Going down!

By Michael Heffler

We know the world is not flat! There are hills and there are many good reasons to climb them. More good news – for every hill you climb there is generally,at some point, an equal but opposite downhill. After writing several pieces about climbing hills, I was asked to write something about going downhill. Here it is!

Going down hills

     when the road surface is smooth

          when you can see what’s in front of you

               when your grip is firm but not on the brake

                    can be delightful!

Flying down Federal Twist when no cars are on the road, and the road is clean,is exhilarating. The wind whipping by, tears streaming from my eyes, the rush and the focus onwhat’s right ahead while moving at more than 40 miles per hour makesme shake my head and smile every time I reach Route 29.We all tend to check our odometers to see what our maximum speed was. It’s scary enough to capture one’s full attention, yet so much fun!

There are long, sloping hills that are just like a fine glass of wine.You appreciate them and savor each part of the descent.Rick Road is like this. It’sa two mile downhill and just keeps going at a slow but steady pace down with a few turns and several terrific big horizon views.Turkey Hill is a very different vintage.No big views but several easy turns and short burst of acceleration mixed with lots of greenery and stretches where you bank into a gentle curve or two. A big fruity Cabernet of a hill is the aptly named Sweet Hollow.You descend for about two miles, there’s a short stretch where you even have to pedal, but most of it is steady, but not too fast,acceleration around woods and streams that have soft curves and a few twists. You rarely touch the brakes or the pedals and you have enough speed and control to even see the wisteria painted on one of the homes. By the way, don’t drink and go downhill!

There are some hills I will not go down.I’m more than willing to climb them, but won’t take the risk of the descent. Short Road and Tumble Falls are the first to come to mind.Short Road is way too steep and I have no desire to experience flying over my handlebars. Tumble Falls Road is steep enough and the surface is chopped up enough that nothing good would happen on a descent.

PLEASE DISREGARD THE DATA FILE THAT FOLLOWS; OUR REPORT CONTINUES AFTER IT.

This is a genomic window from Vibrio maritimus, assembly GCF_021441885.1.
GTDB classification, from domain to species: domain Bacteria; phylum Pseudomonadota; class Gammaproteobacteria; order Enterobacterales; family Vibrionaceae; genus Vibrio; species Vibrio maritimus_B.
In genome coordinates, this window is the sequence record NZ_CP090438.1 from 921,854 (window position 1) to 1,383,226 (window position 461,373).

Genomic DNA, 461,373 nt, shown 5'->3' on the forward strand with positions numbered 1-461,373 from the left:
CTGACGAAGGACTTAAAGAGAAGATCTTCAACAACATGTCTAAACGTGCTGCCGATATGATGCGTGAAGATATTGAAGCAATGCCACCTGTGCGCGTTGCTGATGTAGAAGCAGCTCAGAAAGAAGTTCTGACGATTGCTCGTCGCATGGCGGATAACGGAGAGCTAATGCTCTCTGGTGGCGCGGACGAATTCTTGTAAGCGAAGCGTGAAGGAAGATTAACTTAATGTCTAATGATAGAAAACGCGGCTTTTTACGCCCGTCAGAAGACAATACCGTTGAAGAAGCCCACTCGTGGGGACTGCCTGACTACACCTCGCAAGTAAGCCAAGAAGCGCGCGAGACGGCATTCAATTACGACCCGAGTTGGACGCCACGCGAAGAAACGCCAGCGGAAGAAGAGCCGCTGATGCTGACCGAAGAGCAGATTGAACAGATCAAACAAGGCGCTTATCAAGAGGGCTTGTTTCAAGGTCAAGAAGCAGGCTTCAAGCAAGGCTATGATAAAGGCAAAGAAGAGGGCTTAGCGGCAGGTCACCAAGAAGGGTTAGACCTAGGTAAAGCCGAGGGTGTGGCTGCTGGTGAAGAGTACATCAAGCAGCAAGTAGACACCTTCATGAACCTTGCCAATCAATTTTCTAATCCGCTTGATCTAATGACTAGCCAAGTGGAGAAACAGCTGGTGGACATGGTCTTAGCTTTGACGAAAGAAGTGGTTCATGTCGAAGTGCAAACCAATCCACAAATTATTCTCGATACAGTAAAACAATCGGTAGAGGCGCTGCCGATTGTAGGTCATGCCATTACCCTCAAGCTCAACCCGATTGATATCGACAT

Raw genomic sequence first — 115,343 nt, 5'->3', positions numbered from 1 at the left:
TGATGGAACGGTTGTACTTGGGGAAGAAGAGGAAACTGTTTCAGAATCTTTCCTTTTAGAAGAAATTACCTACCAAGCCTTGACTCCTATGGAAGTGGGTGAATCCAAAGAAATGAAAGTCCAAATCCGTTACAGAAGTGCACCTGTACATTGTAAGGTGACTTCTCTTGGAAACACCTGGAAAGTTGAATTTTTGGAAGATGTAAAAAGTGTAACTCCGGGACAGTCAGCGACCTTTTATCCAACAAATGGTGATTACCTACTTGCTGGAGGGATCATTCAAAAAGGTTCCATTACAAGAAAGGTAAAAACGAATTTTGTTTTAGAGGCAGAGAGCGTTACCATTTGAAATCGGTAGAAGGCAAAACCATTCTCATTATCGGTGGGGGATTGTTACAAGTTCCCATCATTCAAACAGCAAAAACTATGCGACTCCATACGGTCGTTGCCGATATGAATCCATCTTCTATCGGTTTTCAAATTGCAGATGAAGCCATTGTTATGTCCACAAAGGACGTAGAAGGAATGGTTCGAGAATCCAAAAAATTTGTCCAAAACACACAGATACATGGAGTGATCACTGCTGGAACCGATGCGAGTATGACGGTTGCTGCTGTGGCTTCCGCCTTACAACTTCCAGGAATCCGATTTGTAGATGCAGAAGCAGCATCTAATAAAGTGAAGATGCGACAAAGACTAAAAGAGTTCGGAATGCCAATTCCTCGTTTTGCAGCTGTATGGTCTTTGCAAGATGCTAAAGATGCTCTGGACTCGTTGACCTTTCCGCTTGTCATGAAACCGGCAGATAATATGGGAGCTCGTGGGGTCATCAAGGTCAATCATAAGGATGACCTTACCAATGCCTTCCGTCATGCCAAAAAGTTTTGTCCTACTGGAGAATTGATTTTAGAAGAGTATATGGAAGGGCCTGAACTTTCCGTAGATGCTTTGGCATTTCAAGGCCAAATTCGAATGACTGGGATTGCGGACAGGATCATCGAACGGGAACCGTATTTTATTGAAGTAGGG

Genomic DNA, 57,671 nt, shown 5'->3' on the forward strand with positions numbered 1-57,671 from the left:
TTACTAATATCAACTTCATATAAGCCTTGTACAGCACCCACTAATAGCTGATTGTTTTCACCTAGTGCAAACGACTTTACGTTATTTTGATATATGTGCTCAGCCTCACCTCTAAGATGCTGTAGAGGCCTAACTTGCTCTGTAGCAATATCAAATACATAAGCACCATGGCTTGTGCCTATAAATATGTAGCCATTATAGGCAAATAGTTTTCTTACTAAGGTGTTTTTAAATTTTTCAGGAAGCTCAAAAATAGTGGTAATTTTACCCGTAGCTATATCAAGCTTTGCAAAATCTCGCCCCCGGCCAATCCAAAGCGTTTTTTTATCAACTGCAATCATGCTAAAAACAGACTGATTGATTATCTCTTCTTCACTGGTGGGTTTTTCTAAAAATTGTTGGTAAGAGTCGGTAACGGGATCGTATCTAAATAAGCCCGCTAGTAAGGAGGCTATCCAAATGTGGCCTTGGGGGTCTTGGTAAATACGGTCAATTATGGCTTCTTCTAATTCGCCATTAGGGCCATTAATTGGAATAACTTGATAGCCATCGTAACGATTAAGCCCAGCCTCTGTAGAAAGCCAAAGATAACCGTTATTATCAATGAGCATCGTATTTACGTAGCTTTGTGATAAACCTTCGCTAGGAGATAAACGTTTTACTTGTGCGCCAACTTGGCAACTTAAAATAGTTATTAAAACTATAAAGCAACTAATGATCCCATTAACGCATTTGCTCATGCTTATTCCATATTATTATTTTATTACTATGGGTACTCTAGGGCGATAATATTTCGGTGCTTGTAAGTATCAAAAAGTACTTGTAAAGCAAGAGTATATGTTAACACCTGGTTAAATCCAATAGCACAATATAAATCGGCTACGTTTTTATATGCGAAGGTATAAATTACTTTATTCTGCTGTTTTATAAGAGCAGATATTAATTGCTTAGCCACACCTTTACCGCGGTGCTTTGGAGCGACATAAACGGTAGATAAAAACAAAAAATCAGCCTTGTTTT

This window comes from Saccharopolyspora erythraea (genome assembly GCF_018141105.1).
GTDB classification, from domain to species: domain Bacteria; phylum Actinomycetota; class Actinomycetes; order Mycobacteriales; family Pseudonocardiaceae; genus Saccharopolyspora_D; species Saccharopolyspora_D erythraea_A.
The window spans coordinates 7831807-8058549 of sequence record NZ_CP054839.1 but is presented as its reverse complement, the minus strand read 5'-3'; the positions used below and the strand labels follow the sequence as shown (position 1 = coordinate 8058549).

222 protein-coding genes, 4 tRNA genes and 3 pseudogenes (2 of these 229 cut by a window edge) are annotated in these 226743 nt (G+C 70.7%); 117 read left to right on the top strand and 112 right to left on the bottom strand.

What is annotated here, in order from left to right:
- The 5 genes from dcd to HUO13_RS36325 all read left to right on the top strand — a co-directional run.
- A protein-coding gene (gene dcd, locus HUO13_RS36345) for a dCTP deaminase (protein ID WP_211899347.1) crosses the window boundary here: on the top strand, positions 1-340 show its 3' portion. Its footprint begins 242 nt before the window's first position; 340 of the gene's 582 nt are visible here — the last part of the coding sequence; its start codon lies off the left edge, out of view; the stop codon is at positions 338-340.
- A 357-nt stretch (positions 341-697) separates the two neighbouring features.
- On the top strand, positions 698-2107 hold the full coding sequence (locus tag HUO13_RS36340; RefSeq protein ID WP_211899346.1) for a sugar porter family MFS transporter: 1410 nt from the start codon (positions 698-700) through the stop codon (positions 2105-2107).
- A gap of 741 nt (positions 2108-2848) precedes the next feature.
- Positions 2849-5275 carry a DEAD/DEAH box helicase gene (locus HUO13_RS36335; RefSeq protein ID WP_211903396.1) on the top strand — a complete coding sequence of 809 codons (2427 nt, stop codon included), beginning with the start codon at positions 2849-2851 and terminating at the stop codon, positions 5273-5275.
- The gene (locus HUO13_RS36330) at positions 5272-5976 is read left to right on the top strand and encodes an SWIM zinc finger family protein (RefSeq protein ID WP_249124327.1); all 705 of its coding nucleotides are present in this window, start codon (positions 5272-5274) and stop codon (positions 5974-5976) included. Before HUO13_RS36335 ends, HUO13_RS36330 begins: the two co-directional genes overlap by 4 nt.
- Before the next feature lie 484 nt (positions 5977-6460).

I have been down some hills on cold days where I was not sure what was ahead, either because the sunlight was dappled and I couldn’t see  the road clearly or the road curved enough that I didn’t want to have too much speed and hit a sharp curve by surprise.If the downhill was long enough, and the temperature cold enough that my hands started to cramp from sticking to the brake levers so closely. Not fun!

Dappled sunlight plays tricks as do the streaming tears that come when my speed exceeds 30 miles per hour. When the wind whips past my face, my glasses just don’t stop it from hitting my eyes and the tears start as a means of protection.They protect my eyes but play havoc with my vision.There will always be one too many reasons to have good brakes.

One of the most dangerous and most beautiful downhill roads in the neighborhood is Covered Bridge Road.It starts on Route 523 on the way from Stockton to Sergeantsville. You turn left onto Covered Bridge Road. It ends on Lower Creek Road.We often take it on my Wednesday night ride.

As soon as you make the left off of Route 523 you go up a very short, steep incline. It’s a perfect opportunity to stand up and keep your momentum.It is dangerous because it is short and steep and a car coming in the other direction has no way of seeing you.Once you get over that hump you start descending slowly.On your left is a beautiful view of a field going off into the horizon that over crosses the hills on the other side of the Delaware River. The road twists to the left and you have another slow descent to a flat stretch, a short ascent and another nice descent. This leads to a blind left turn – stay right – and another slow descent through the woods to yet another blind right turn with a pond on your right where I’ve seen ducks, geese and, once wild turkeys.You have to be alert to appreciate the beauty and the potential hazards, but it’s worth it every time.

Keep climbing and, particularly on the difficult parts, remember there will be a reward on the other side.Now that age and a slower metabolism has taught me the dangers of good pastry, down hills are my new dessert.